Dallas 42, Detroit 21: Looking Elite
Several versions of the Cowboys during the 2000s had a habit of falling apart during the month of December.
Anyone with a memory of that decade will remember the 8-4 start in 2006 that disintegrated into a 9-7 finish.
The 8-4 start in 2008? Yep, another 9-7 finish.
In between those seasons was 2007, when the Cowboys raced to 12-1 start. However, the Cowboys struggled against the Detroit Lions and wound up losing two of the final three to end the season with a 13-3 record and little momentum. Despite having the best record in the NFC, Dallas lost to the Giants in the divisional round of the playoffs.
So when this year’s version of the Cowboys lost to the Giants on December 11, many of us started to worry. The Cowboys’ performance against Tampa Bay did not resolve our concerns, given that the Cowboys blew a 17-6 halftime lead.
Thankfully, the Cowboys did not need to do more than that to win the NFC East, because Philadelphia’s 24-19 win over the Giants ensured that Dallas would have the #1 seed in the NFC.
Dallas could have rested its starters or not taken Monday’s game against the Lions seriously. Of the two teams, Detroit actually had more to play for, given that a win over the Cowboys would have guaranteed a playoff spot for the Lions.
Instead, Dallas looked like the best team in the NFC. Despite giving up 21 first-half points, along with too many big plays by a running back named Zack Zenner, the Cowboys looked sharp on offense and turned up the intensity in what turned out to be a 42-21 romp of the Lions.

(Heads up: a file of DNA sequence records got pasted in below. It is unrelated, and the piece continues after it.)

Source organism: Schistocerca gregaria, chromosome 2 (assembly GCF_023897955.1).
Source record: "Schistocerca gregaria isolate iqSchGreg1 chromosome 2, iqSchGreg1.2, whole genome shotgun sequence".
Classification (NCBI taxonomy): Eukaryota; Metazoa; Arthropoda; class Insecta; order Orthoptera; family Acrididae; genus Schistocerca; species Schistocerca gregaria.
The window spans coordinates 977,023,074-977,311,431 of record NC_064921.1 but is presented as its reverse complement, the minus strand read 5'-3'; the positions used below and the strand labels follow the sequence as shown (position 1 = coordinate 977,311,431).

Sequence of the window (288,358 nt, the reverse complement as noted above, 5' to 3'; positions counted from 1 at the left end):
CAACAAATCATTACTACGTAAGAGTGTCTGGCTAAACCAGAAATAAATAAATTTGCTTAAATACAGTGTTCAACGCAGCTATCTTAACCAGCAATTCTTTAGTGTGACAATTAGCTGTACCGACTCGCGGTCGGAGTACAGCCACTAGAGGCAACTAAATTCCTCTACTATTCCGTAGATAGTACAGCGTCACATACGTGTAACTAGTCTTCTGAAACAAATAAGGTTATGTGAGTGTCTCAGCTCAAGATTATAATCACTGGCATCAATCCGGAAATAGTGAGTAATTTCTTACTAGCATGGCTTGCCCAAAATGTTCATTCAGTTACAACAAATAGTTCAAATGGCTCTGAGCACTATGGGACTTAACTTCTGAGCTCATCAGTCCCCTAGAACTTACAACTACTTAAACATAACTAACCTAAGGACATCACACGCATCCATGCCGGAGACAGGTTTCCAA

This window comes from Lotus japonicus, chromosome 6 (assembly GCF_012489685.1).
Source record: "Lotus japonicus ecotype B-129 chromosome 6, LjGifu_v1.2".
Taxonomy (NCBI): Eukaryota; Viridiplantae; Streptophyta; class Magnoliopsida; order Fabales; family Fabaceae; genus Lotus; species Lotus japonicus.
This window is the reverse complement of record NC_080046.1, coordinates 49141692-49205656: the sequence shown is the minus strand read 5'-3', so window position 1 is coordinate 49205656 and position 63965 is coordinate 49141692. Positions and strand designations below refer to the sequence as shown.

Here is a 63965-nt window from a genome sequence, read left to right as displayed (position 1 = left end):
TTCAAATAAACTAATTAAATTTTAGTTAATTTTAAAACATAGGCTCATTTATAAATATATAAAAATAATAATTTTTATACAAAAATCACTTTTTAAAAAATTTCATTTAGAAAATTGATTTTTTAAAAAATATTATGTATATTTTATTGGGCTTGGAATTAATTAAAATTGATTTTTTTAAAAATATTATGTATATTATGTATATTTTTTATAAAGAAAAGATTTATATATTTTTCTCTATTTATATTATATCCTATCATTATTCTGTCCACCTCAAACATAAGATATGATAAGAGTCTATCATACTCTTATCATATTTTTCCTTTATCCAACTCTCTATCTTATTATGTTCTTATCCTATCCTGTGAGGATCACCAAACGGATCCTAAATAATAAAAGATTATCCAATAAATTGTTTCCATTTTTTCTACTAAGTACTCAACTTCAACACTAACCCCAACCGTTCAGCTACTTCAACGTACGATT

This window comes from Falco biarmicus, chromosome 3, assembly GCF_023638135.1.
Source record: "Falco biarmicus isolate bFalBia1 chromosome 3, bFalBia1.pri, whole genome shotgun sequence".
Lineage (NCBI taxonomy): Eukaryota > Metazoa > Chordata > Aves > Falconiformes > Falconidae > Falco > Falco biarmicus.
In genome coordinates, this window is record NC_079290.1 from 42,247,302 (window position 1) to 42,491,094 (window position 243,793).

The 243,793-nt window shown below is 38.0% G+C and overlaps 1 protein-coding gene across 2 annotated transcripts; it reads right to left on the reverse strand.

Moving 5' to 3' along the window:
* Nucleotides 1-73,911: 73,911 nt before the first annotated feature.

Dak Prescott was nearly flawless all night. He completed 15 of 20 passes for 212 yards and three touchdowns for a rating of 148.3 (along with a QBR rating of 94.4). Prescott will not beat Tony Romo’s 113.2 passer rating from 2014, but the rookie QB’s rating of 105.6 is better than any other rating in team history, including Roger Staubach’s 104.8 rating during the team’s first Super Bowl season in 1971.
Ezekiel Elliott only managed 80 yards, but he still managed two touchdowns, including a 55-yarder in the first quarter.
The receiver named Dez Bryant? He caught two touchdown passes and threw for a third.
The Dallas defense? Despite giving up some longer runs to Zenner in the first half, the defense forced two turnovers and sacked Matthew Stafford four times.
The result? The Cowboys played like the best team in the NFC. They close their season at Philadelphia on Sunday before hosting the division round two weeks later.
It’s my blog. Here we are (way up there).
In 1971, the starting defensive line consisted of Bob Lilly, Jethro Pugh, George Andrie, and Larry Cole. I didn’t have to look that up.
In 1977, the starting defensive line consisted of Pugh, Randy White, Harvey Martin, and Too Tall Jones. Nope, didn’t have to look that up either.
In 1992, the starting defensive line consisted of Charles Haley, Russell Maryland, Tony Casillas, and Tony Tolbert. Didn’t have to…you get the picture.
Against the Lions on Monday night, the starting defensive line consisted of Benson Mayowa, Terrell McClain, Maliek Collins, and Jack Crawford, with David Irving and Randy Gregory seeing quite a bit of action.
I was at the game but still had to look that up.